Archive for June, 2014


June 16, 2014 Comments Off on GOOD MORNING! General

dreams and visions


When Maya Angelou passed away I watched a video of her spectacular presentation of “On the Pulse of Morning” at President Bill Clinton’s inauguration. I think it is such a wonderful, energetic, and important poem – reminding us that there are brand new beginnings in every moment of history. I have long been in the habit of saying “good morning” to everyone I pass on the street, but since watching that video my greetings have become more enthused. A new day is, after all, NEW. History has its place, but the freshness of day just beginning should never be taken for granted. There is so much that we can say and do in a day that can change so many things!

I thought about this a lot during my recent participation in the National Association for the Education of Young Children Professional Development Institute and the annual meeting of the National Association of Early Childhood Teacher Educators in Minneapolis. I loved both meetings – great opportunities to learn about new ideas and become more enthused about the wonderful work of teaching. I particularly want to thank the Minnesota Association for the Education of Young Children for inviting me to participate in their DINNER WITH AUTHORS. It was so graciously organized beginning to end – I treasure the “T is for Twin Cities” children’s alphabet book that was waiting for me at my table. I was so thrilled to be able to enjoy a lovely restaurant dinner with some of the attendees, who also received a copy of my book Standing Up for Something Every Day. Their insights and questions were so interesting! I left the meetings with a renewed sense of possibility in the work we all do to serve the children of the United States.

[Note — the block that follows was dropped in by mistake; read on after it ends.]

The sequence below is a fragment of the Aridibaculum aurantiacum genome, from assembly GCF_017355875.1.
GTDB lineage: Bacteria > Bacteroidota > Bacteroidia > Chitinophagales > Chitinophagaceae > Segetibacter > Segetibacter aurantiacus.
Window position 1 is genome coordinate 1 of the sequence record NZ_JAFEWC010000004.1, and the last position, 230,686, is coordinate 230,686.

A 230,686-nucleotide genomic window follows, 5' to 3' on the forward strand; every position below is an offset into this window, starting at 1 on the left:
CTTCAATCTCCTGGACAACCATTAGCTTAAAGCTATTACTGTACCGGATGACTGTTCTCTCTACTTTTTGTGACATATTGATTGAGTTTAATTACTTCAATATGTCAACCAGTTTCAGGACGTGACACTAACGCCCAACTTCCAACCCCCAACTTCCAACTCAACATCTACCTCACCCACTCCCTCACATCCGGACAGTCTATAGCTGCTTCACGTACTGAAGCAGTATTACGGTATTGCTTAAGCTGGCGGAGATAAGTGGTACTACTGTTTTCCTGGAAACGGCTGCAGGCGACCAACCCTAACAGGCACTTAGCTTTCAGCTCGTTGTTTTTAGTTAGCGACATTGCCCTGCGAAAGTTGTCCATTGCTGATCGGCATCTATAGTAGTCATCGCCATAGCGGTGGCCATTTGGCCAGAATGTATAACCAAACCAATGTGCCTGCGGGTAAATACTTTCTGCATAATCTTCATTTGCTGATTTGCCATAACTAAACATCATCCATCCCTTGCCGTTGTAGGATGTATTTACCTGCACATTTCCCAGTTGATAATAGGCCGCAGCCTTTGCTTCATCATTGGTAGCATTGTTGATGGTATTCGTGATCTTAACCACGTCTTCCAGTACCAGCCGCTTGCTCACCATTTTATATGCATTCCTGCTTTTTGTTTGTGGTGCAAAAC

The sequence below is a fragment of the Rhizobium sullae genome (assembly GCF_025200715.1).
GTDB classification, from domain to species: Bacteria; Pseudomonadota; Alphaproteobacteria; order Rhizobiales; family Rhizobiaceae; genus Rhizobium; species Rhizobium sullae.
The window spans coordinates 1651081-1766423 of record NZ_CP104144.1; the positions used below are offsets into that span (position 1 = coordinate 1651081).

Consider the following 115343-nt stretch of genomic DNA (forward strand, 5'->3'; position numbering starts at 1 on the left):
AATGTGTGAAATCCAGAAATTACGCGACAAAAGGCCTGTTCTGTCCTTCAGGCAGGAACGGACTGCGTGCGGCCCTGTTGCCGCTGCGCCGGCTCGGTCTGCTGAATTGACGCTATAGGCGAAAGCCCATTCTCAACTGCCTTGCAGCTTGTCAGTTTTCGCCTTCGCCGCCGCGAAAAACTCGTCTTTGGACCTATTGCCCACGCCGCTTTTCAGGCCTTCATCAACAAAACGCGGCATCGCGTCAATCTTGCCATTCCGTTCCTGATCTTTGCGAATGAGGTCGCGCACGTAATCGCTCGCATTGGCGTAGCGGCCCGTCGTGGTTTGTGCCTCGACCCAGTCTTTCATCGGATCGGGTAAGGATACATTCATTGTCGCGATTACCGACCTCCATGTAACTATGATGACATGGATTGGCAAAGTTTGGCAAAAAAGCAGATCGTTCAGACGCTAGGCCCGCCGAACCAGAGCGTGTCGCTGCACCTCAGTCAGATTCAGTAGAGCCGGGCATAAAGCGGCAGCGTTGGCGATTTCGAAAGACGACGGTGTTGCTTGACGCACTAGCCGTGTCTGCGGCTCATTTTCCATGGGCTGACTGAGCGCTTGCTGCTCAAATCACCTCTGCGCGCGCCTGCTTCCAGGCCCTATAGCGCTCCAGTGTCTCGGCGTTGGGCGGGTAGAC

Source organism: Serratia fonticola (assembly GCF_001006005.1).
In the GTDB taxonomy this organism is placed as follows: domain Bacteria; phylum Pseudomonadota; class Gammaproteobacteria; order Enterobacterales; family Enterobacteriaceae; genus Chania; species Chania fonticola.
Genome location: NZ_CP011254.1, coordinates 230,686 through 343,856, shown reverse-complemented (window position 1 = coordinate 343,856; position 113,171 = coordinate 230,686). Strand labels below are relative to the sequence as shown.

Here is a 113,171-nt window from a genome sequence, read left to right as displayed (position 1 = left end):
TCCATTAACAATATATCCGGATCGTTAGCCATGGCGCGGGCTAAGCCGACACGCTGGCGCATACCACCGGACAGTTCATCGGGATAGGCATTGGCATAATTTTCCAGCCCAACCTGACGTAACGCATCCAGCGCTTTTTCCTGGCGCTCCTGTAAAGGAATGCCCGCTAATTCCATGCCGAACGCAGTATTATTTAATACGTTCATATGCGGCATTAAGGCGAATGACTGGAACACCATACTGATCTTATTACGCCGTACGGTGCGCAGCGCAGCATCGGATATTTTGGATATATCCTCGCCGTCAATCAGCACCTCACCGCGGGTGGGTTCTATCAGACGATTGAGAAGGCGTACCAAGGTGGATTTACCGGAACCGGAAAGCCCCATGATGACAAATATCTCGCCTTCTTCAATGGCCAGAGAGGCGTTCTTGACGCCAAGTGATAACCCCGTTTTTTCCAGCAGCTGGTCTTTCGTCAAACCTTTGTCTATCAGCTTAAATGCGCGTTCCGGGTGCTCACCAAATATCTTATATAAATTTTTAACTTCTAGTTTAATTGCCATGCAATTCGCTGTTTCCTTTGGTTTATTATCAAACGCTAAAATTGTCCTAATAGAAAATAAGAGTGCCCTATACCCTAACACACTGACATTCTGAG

Yet, in some sessions, there was evidence of some discouragement – there are so many reasons why we all wonder if we are really making a difference. The problems early educators face – the needs of so many children and families, low pay, lack of recognition, limited resources, increasing standardization –are daunting. That’s where Maya Angelou and the final words of her poem – Good Morning! – become important. Every day, we can reframe our problems and refocus our attention on what can be done. Something can always be done! Even the worst constraints have spaces for enthused creativity – change comes slowly but it does come with dedicated vision and hard work. As Maya Angelou indicates in her poem for the presidential inauguration,

“The horizon leans forward, Offering you space to place new steps of change.”

Always true, I think.

Good morning!

Written by Beatrice S. Fennimore a teacher educator focused on advocacy and social justice for all children